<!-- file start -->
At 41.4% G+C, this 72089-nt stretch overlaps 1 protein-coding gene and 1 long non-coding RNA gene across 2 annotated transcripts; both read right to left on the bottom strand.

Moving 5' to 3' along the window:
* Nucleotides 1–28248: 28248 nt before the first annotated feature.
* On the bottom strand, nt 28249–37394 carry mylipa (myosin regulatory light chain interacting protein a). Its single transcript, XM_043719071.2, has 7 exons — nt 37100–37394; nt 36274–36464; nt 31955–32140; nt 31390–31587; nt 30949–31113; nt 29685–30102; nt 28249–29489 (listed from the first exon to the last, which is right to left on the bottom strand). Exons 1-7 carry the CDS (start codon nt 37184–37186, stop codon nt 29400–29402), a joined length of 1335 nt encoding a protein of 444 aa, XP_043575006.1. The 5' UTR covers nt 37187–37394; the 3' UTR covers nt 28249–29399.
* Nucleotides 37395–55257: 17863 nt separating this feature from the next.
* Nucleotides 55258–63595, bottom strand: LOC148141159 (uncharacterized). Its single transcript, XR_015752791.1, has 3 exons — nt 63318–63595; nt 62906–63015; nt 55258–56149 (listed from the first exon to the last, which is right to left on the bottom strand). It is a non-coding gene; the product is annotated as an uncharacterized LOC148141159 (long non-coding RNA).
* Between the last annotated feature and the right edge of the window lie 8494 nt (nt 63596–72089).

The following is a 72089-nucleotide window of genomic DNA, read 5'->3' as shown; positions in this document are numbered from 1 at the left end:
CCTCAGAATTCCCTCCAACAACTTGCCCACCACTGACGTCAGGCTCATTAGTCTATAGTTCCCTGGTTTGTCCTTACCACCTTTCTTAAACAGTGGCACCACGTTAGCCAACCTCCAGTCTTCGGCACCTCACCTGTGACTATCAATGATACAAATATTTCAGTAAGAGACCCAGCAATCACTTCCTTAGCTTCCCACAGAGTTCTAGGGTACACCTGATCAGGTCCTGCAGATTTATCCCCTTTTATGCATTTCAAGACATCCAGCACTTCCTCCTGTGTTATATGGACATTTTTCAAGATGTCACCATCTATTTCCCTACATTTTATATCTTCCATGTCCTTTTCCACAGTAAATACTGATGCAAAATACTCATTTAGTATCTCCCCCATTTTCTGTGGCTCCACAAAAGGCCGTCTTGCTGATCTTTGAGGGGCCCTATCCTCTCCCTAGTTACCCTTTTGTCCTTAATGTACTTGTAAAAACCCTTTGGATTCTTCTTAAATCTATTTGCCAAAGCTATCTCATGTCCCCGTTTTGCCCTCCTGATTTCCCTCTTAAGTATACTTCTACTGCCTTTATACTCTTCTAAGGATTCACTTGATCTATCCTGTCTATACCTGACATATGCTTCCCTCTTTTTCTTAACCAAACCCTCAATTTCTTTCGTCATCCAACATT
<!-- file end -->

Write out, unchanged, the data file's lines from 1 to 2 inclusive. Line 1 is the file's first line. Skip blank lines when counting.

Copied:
At 41.4% G+C, this 72089-nt stretch overlaps 1 protein-coding gene and 1 long non-coding RNA gene across 2 annotated transcripts; both read right to left on the bottom strand.

Moving 5' to 3' along the window: